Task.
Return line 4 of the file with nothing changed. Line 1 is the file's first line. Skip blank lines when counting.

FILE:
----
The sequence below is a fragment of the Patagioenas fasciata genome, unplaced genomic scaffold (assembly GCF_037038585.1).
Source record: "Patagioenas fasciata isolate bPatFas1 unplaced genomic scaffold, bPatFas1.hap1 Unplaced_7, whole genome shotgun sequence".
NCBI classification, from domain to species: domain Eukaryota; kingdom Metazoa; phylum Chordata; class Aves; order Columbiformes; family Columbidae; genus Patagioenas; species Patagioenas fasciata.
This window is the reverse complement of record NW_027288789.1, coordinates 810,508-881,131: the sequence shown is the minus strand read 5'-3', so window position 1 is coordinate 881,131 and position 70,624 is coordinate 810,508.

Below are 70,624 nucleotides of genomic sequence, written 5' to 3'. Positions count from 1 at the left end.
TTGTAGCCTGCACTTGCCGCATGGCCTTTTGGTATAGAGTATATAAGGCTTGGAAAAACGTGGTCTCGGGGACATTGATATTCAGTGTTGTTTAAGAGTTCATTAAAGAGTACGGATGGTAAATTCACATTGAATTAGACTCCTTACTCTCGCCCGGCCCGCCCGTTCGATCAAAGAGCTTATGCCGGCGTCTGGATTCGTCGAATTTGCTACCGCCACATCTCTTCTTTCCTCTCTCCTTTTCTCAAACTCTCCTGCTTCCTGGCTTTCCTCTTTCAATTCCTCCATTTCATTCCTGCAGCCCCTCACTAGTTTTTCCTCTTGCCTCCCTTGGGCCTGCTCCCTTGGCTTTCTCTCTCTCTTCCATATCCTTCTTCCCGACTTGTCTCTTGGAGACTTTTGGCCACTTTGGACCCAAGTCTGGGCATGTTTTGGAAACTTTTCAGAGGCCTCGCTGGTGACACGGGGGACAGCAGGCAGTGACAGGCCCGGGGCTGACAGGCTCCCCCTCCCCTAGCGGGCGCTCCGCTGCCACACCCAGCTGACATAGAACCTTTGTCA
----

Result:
This window is the reverse complement of record NW_027288789.1, coordinates 810,508-881,131: the sequence shown is the minus strand read 5'-3', so window position 1 is coordinate 881,131 and position 70,624 is coordinate 810,508.